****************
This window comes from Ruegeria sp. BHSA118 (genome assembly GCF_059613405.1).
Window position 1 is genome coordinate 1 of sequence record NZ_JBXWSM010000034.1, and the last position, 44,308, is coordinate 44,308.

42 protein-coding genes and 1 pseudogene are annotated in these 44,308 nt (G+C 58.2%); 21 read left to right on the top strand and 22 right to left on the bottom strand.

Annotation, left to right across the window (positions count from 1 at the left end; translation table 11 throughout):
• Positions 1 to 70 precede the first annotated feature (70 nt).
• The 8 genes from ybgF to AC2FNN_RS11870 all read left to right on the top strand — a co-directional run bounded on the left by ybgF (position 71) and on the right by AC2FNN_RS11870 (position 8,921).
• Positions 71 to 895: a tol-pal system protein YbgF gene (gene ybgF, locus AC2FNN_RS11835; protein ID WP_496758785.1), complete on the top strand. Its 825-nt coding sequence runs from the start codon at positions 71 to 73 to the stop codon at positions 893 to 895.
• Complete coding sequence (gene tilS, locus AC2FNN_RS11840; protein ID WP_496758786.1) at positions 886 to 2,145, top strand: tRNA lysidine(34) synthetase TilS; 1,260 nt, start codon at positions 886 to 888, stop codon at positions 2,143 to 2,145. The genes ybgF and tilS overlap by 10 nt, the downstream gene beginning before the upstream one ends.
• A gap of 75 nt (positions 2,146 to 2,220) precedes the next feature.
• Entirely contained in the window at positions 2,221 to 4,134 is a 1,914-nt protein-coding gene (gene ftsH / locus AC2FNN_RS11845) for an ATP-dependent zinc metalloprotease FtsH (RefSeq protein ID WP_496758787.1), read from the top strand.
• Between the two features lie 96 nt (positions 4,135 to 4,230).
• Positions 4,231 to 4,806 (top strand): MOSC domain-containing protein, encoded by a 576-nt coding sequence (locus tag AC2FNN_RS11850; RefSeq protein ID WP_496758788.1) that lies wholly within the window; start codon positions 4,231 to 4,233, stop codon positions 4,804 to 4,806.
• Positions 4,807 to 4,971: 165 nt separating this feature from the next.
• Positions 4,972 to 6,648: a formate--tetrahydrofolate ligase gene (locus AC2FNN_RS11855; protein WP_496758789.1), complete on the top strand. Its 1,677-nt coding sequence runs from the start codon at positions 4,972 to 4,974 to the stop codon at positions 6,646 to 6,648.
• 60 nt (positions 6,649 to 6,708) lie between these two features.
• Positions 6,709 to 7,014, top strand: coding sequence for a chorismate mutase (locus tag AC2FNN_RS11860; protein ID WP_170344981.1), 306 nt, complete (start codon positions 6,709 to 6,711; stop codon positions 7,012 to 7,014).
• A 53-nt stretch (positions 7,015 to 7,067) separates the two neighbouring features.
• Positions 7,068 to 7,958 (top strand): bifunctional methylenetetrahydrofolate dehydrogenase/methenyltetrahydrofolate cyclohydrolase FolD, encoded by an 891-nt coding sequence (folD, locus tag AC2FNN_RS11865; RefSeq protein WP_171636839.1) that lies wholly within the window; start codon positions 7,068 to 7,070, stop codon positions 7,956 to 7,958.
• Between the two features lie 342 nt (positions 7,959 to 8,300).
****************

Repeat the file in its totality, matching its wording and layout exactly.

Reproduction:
This window comes from Ruegeria sp. BHSA118 (genome assembly GCF_059613405.1).
Window position 1 is genome coordinate 1 of sequence record NZ_JBXWSM010000034.1, and the last position, 44,308, is coordinate 44,308.

42 protein-coding genes and 1 pseudogene are annotated in these 44,308 nt (G+C 58.2%); 21 read left to right on the top strand and 22 right to left on the bottom strand.

Annotation, left to right across the window (positions count from 1 at the left end; translation table 11 throughout):
• Positions 1 to 70 precede the first annotated feature (70 nt).
• The 8 genes from ybgF to AC2FNN_RS11870 all read left to right on the top strand — a co-directional run bounded on the left by ybgF (position 71) and on the right by AC2FNN_RS11870 (position 8,921).
• Positions 71 to 895: a tol-pal system protein YbgF gene (gene ybgF, locus AC2FNN_RS11835; protein ID WP_496758785.1), complete on the top strand. Its 825-nt coding sequence runs from the start codon at positions 71 to 73 to the stop codon at positions 893 to 895.
• Complete coding sequence (gene tilS, locus AC2FNN_RS11840; protein ID WP_496758786.1) at positions 886 to 2,145, top strand: tRNA lysidine(34) synthetase TilS; 1,260 nt, start codon at positions 886 to 888, stop codon at positions 2,143 to 2,145. The genes ybgF and tilS overlap by 10 nt, the downstream gene beginning before the upstream one ends.
• A gap of 75 nt (positions 2,146 to 2,220) precedes the next feature.
• Entirely contained in the window at positions 2,221 to 4,134 is a 1,914-nt protein-coding gene (gene ftsH / locus AC2FNN_RS11845) for an ATP-dependent zinc metalloprotease FtsH (RefSeq protein ID WP_496758787.1), read from the top strand.
• Between the two features lie 96 nt (positions 4,135 to 4,230).
• Positions 4,231 to 4,806 (top strand): MOSC domain-containing protein, encoded by a 576-nt coding sequence (locus tag AC2FNN_RS11850; RefSeq protein ID WP_496758788.1) that lies wholly within the window; start codon positions 4,231 to 4,233, stop codon positions 4,804 to 4,806.
• Positions 4,807 to 4,971: 165 nt separating this feature from the next.
• Positions 4,972 to 6,648: a formate--tetrahydrofolate ligase gene (locus AC2FNN_RS11855; protein WP_496758789.1), complete on the top strand. Its 1,677-nt coding sequence runs from the start codon at positions 4,972 to 4,974 to the stop codon at positions 6,646 to 6,648.
• 60 nt (positions 6,649 to 6,708) lie between these two features.
• Positions 6,709 to 7,014, top strand: coding sequence for a chorismate mutase (locus tag AC2FNN_RS11860; protein ID WP_170344981.1), 306 nt, complete (start codon positions 6,709 to 6,711; stop codon positions 7,012 to 7,014).
• A 53-nt stretch (positions 7,015 to 7,067) separates the two neighbouring features.
• Positions 7,068 to 7,958 (top strand): bifunctional methylenetetrahydrofolate dehydrogenase/methenyltetrahydrofolate cyclohydrolase FolD, encoded by an 891-nt coding sequence (folD, locus tag AC2FNN_RS11865; RefSeq protein WP_171636839.1) that lies wholly within the window; start codon positions 7,068 to 7,070, stop codon positions 7,956 to 7,958.
• Between the two features lie 342 nt (positions 7,959 to 8,300).